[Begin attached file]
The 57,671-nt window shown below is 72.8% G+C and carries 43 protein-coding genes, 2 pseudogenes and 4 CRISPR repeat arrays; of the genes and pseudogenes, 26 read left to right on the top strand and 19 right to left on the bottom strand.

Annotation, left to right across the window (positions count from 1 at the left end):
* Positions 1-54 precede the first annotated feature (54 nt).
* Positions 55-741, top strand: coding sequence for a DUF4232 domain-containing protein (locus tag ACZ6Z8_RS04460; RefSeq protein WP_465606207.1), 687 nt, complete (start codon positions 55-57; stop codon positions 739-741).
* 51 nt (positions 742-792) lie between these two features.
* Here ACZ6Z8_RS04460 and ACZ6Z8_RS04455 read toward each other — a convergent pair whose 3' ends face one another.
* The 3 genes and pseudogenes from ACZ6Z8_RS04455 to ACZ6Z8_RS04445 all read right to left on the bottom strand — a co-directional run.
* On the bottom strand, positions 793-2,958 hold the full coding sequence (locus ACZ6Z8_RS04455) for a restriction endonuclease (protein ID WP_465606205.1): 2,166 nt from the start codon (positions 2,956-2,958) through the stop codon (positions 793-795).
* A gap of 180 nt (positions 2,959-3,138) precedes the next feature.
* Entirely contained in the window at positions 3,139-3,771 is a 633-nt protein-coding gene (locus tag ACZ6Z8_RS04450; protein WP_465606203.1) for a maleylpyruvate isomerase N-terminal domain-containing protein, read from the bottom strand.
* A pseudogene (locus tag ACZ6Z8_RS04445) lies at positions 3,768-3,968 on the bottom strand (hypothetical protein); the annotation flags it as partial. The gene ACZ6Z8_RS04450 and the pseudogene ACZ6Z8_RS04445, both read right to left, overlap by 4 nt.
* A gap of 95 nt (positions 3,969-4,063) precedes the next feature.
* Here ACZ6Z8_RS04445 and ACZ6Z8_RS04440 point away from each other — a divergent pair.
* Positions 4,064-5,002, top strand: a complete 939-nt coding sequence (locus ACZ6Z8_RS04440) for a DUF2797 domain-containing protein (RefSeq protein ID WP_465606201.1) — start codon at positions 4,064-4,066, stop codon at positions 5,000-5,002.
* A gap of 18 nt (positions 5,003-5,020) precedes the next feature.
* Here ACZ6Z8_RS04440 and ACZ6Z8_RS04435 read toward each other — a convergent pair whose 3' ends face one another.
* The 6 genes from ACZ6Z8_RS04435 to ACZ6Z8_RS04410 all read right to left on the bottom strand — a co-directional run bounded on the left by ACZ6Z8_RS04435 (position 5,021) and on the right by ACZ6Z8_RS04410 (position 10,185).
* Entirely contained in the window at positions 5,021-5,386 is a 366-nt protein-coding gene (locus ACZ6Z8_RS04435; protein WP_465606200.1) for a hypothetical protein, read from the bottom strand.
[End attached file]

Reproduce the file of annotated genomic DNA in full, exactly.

The 57,671-nt window shown below is 72.8% G+C and carries 43 protein-coding genes, 2 pseudogenes and 4 CRISPR repeat arrays; of the genes and pseudogenes, 26 read left to right on the top strand and 19 right to left on the bottom strand.

Annotation, left to right across the window (positions count from 1 at the left end):
* Positions 1-54 precede the first annotated feature (54 nt).
* Positions 55-741, top strand: coding sequence for a DUF4232 domain-containing protein (locus tag ACZ6Z8_RS04460; RefSeq protein WP_465606207.1), 687 nt, complete (start codon positions 55-57; stop codon positions 739-741).
* 51 nt (positions 742-792) lie between these two features.
* Here ACZ6Z8_RS04460 and ACZ6Z8_RS04455 read toward each other — a convergent pair whose 3' ends face one another.
* The 3 genes and pseudogenes from ACZ6Z8_RS04455 to ACZ6Z8_RS04445 all read right to left on the bottom strand — a co-directional run.
* On the bottom strand, positions 793-2,958 hold the full coding sequence (locus ACZ6Z8_RS04455) for a restriction endonuclease (protein ID WP_465606205.1): 2,166 nt from the start codon (positions 2,956-2,958) through the stop codon (positions 793-795).
* A gap of 180 nt (positions 2,959-3,138) precedes the next feature.
* Entirely contained in the window at positions 3,139-3,771 is a 633-nt protein-coding gene (locus tag ACZ6Z8_RS04450; protein WP_465606203.1) for a maleylpyruvate isomerase N-terminal domain-containing protein, read from the bottom strand.
* A pseudogene (locus tag ACZ6Z8_RS04445) lies at positions 3,768-3,968 on the bottom strand (hypothetical protein); the annotation flags it as partial. The gene ACZ6Z8_RS04450 and the pseudogene ACZ6Z8_RS04445, both read right to left, overlap by 4 nt.
* A gap of 95 nt (positions 3,969-4,063) precedes the next feature.
* Here ACZ6Z8_RS04445 and ACZ6Z8_RS04440 point away from each other — a divergent pair.
* Positions 4,064-5,002, top strand: a complete 939-nt coding sequence (locus ACZ6Z8_RS04440) for a DUF2797 domain-containing protein (RefSeq protein ID WP_465606201.1) — start codon at positions 4,064-4,066, stop codon at positions 5,000-5,002.
* A gap of 18 nt (positions 5,003-5,020) precedes the next feature.
* Here ACZ6Z8_RS04440 and ACZ6Z8_RS04435 read toward each other — a convergent pair whose 3' ends face one another.
* The 6 genes from ACZ6Z8_RS04435 to ACZ6Z8_RS04410 all read right to left on the bottom strand — a co-directional run bounded on the left by ACZ6Z8_RS04435 (position 5,021) and on the right by ACZ6Z8_RS04410 (position 10,185).
* Entirely contained in the window at positions 5,021-5,386 is a 366-nt protein-coding gene (locus ACZ6Z8_RS04435; protein WP_465606200.1) for a hypothetical protein, read from the bottom strand.